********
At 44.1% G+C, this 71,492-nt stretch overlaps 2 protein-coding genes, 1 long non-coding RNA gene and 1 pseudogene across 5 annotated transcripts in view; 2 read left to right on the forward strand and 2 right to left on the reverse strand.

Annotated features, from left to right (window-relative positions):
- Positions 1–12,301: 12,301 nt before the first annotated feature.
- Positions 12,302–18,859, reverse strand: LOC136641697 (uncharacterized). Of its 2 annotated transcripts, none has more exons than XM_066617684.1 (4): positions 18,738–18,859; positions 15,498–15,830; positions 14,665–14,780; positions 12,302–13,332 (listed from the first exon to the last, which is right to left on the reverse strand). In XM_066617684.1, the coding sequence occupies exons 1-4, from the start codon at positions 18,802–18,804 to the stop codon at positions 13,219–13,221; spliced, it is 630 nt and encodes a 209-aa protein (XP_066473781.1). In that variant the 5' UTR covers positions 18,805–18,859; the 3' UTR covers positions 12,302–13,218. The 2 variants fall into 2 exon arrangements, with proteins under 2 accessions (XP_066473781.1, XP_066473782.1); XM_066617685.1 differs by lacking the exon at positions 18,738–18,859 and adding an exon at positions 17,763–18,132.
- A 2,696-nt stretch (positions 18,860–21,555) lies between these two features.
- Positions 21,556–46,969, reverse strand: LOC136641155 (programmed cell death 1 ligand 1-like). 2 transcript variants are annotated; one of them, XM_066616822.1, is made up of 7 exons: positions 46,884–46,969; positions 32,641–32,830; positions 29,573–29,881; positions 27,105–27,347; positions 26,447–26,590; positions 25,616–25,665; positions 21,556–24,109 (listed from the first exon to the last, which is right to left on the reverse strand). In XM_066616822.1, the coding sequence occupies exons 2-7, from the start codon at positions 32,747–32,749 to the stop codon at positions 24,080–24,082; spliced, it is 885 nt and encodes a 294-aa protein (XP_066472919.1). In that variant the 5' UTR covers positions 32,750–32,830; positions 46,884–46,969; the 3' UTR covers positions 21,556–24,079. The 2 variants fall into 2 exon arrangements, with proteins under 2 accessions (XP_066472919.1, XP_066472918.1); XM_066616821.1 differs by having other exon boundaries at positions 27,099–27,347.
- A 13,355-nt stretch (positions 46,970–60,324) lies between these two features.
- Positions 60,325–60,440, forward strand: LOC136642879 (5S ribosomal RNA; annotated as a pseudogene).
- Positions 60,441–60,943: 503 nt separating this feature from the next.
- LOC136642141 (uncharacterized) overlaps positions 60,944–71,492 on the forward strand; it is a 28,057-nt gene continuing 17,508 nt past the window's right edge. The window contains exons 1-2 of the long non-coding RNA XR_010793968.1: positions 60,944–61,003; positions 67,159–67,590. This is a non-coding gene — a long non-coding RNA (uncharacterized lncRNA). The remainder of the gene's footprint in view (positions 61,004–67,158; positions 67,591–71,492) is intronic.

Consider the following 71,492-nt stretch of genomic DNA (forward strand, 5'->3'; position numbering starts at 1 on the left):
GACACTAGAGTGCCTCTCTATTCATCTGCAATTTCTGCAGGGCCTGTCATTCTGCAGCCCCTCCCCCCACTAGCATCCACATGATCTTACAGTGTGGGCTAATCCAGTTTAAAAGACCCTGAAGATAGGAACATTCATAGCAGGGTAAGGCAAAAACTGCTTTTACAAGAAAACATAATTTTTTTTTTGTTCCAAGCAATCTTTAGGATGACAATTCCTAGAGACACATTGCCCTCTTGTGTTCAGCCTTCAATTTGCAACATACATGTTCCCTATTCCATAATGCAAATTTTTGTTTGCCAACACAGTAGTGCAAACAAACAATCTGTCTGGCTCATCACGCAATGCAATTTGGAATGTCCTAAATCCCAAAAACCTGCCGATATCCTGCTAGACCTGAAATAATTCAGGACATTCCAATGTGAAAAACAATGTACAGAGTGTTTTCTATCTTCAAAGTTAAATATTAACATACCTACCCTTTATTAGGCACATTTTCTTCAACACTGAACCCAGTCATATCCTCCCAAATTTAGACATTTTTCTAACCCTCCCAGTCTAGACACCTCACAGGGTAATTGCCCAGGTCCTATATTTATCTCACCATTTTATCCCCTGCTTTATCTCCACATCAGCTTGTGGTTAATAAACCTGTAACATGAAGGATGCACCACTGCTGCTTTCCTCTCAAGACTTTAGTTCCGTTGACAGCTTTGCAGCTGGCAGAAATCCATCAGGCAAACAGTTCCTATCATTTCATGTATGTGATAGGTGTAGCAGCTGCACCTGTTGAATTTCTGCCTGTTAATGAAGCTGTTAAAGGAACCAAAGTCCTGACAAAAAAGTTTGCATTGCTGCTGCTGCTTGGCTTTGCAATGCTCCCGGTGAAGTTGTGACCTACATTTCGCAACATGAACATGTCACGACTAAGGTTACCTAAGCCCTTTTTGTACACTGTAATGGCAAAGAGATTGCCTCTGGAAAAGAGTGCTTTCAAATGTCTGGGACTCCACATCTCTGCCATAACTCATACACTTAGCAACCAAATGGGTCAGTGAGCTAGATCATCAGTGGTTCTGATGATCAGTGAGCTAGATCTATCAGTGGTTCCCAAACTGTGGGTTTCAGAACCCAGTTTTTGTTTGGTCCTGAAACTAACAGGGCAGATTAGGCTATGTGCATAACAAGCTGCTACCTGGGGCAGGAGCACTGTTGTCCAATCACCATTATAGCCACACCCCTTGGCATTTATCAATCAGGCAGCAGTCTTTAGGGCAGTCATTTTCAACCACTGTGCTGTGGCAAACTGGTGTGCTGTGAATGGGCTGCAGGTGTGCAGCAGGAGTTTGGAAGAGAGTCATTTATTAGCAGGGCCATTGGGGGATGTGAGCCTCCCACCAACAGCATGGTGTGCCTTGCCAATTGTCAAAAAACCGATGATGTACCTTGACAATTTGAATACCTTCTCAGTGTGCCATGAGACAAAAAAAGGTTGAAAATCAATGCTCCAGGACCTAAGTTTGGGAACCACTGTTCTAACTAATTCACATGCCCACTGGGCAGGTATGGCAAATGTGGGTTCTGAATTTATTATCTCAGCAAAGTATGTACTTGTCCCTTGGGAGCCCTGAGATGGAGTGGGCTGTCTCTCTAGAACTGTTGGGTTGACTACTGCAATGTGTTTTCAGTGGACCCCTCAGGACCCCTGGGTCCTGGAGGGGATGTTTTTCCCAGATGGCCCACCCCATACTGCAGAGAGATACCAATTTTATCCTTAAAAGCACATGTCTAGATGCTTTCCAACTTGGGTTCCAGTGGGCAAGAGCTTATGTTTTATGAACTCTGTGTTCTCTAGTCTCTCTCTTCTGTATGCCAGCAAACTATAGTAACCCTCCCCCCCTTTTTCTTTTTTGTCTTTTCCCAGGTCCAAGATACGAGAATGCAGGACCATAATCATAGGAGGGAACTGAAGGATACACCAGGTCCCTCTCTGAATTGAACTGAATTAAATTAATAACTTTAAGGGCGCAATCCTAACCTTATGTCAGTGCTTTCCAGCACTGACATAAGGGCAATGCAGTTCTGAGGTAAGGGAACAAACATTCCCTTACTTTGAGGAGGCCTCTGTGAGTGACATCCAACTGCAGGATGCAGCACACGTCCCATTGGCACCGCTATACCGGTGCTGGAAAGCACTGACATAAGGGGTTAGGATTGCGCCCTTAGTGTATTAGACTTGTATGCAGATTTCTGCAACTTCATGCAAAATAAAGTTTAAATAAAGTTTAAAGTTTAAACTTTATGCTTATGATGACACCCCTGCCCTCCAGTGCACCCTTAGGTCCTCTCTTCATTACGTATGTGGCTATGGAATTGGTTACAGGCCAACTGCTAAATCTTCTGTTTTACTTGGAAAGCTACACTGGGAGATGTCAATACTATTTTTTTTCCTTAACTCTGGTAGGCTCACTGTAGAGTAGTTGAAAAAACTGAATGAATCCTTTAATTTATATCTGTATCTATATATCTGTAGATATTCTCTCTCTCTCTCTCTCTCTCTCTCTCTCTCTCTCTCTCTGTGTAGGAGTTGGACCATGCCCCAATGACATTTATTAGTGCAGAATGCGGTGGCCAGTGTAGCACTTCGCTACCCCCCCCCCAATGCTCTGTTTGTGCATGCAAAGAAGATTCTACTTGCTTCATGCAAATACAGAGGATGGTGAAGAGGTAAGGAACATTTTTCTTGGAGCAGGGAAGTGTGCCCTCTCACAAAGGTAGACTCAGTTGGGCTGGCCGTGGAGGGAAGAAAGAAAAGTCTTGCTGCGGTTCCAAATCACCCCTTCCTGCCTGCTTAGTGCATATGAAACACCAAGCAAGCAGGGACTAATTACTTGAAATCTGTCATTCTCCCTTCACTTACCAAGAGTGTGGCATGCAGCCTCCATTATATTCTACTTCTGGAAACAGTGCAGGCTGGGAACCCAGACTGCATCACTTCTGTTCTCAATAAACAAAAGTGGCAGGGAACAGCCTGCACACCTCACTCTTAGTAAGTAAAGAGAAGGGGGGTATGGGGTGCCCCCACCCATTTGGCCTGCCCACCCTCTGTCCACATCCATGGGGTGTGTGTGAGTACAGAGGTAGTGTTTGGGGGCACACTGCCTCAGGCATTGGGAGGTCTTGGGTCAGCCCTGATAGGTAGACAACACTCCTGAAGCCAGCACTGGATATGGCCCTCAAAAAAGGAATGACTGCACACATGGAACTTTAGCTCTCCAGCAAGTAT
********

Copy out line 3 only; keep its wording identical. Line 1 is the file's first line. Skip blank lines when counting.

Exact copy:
- Positions 1–12,301: 12,301 nt before the first annotated feature.